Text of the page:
Privacy commissioners from around the world including Canada have urged governments to recognize privacy as a fundamental human right, and called on social media to do more to prevent their platforms from being exploited by terrorists and violent extremists
The calls were made in resolutions passed by the majority last week at the 41st International Conference of Data Protection and Privacy Commissioners (ICDPPC).
The privacy resolution plays an important next step in the commitment to privacy as a fundamental human right worldwide,” Canadian privacy commissioner Daniel Therrien said in a statement.
“Privacy plays a vital role in enabling other key rights, such as human dignity, freedom, equality and democracy. It also supports responsible innovation by promoting trust in both government and business.”
While Canada’s Charter of Rights and Freedoms says everyone has the right to life, liberty and security of the person and the right to be secure against unreasonable search or seizure, it doesn’t expressly make privacy a fundamental right. Privacy lawyer Barry Sookman notes privacy here is recognized as a quasi-constitutional right. This would be through Supreme Court decisions and federal privacy laws that oblige private and public sector bodies to protect the collection of personal data and report data breaches.
Halifax privacy lawyer David Fraser said the only Canadian jurisdiction that comes close to a more general privacy right is in Quebec in section 5 of the its Charter of Human Rights.
However, these laws aren’t completely encompassing. For example federal political parties are exempt.
The resolution on privacy as a fundamental right, which was sponsored by Therrien, notes that the member states of the United Nations declared in 1948 that privacy is an inalienable and universal human right, and, in 1966, the central role that privacy plays in democracy was restated in the International Covenant on Civil and Political Rights. In addition over 80 countries have enshrined privacy rights for individuals in their national constitutions, legislation or some form of binding regulation.
The resolution urges governments to “recognize privacy as a fundamental human right, vital to the protection of other democratic rights – including the integrity of democratic process – and specifically ensure legal protections to prevent privacy intrusion, manipulation, bias or discrimination, given advancement of new technologies like artificial intelligence.”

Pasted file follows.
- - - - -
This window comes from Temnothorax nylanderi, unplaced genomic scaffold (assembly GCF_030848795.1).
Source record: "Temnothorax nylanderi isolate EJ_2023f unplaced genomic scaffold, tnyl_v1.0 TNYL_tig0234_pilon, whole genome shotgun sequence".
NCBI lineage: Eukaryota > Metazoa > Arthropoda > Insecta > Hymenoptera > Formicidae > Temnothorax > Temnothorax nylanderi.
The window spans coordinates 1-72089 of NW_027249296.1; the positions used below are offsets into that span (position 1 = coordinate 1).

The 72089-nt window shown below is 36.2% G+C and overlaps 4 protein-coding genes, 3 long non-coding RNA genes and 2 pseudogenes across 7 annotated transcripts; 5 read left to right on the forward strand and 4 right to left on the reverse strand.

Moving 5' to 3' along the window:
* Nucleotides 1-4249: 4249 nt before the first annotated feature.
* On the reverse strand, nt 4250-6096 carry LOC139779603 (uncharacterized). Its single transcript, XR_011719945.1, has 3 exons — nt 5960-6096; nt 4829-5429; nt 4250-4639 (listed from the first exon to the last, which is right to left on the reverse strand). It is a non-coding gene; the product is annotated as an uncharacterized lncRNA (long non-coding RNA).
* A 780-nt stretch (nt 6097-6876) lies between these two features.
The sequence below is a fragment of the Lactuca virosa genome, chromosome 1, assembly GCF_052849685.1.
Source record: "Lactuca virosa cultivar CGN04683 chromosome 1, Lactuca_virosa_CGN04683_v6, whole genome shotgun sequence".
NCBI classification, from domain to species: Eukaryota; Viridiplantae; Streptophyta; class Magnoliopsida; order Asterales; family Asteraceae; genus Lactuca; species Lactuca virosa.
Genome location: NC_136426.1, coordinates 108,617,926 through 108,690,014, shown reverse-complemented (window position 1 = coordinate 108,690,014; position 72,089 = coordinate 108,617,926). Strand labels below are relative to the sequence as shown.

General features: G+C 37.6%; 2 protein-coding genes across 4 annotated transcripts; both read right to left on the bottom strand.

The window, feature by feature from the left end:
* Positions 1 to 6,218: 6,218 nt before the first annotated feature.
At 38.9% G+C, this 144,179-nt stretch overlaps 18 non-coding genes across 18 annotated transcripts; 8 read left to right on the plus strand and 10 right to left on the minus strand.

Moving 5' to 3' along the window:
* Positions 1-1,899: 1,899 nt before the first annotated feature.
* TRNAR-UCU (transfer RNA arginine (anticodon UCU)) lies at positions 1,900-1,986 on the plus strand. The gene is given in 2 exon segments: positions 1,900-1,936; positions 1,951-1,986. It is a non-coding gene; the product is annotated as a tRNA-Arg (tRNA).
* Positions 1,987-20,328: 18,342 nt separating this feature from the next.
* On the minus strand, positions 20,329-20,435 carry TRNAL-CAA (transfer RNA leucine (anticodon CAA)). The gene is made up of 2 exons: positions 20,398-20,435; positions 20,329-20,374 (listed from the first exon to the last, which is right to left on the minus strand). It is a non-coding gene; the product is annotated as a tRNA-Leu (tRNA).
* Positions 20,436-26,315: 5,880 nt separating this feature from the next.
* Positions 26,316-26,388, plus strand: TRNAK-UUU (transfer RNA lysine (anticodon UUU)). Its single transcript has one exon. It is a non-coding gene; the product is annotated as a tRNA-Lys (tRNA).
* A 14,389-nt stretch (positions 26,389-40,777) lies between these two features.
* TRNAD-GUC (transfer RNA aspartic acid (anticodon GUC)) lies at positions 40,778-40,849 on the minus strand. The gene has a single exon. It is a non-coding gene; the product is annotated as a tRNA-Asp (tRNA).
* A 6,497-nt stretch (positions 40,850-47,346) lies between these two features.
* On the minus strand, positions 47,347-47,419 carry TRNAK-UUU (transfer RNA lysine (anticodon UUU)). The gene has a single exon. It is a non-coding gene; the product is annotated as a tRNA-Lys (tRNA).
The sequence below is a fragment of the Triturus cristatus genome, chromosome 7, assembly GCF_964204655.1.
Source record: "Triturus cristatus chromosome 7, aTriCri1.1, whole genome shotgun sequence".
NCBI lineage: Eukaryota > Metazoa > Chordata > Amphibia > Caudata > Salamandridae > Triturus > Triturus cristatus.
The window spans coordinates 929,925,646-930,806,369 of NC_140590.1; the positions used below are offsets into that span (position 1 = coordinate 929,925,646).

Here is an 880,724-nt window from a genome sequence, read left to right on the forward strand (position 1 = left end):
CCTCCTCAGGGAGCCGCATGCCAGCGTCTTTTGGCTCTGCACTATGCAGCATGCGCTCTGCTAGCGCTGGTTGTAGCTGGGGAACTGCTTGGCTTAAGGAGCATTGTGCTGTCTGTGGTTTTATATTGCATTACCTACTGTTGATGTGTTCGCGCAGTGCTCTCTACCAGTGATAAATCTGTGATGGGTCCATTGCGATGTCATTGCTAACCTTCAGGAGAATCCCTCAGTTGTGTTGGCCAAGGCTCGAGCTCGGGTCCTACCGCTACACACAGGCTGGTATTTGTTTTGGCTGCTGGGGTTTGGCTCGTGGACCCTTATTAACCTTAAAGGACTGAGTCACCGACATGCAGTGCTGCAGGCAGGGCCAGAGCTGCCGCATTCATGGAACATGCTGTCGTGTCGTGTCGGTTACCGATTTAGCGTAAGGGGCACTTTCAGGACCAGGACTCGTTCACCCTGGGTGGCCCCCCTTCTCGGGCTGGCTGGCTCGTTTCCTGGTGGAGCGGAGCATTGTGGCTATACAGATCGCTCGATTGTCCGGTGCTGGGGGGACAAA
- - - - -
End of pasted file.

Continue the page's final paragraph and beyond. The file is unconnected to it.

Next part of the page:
The resolution also calls on legislators to “review and update privacy and data protection laws to ensure they offer strong protection, provide meaningful redress, and offer tangible remedies in light of global political and technological trends,” and that “regulators apply all relevant law (privacy, data protection, electoral, etc.) to activities of all actors in the political ecosystem, including registered parties, campaign organizations, data brokers, analytics firms, advertisers and social media, in order to ensure their full transparency, fairness and accountability.”
In addition, the resolution calls on businesses “to show demonstrable accountability by actively respecting and protecting privacy, data protection laws and other human rights – across all commercial activities – as key aspects of legal compliance, corporate social responsibility and an ethical business approach.”
The resolution on social media urges platforms to protect their services and users’ data from misuse and to stop the dissemination of terrorist and violent extremist content online while protecting freedom of expression. Platforms should try to identify and classify published content as terrorist and violent extremist content to counter terrorist and violent extremist content online, it says.
Social media providers should also publish clear policies that identify the types of content that would amount to terrorist, violent extremist and unlawful content ensuring social media users are aware of the types of content that will be removed and deleted.
The commissioners also called on social media providers to be accountable for the content they remove to ensure
protections of freedom of expression.
Another resolution urged privacy commissioners to promote appropriate security safeguards such as workplace awareness programs to prevent human error that can result in personal data breaches.
Sookman said it’s hard to predict what the impact would be if Canada’s Charter is amended to recognize privacy as one of the fundamental rights.
But over time, he added, it could help shape the development of the common law to recognize a general privacy tort, as has occurred in the U.K. Such a tort would give individuals the right to sue for privacy breaches in civil court.
A privacy right could be used to invalidate a law that infringed on privacy using traditional Charter tests, he said.
“It would likely lead to further reforms of Canadian privacy laws to strengthen privacy.”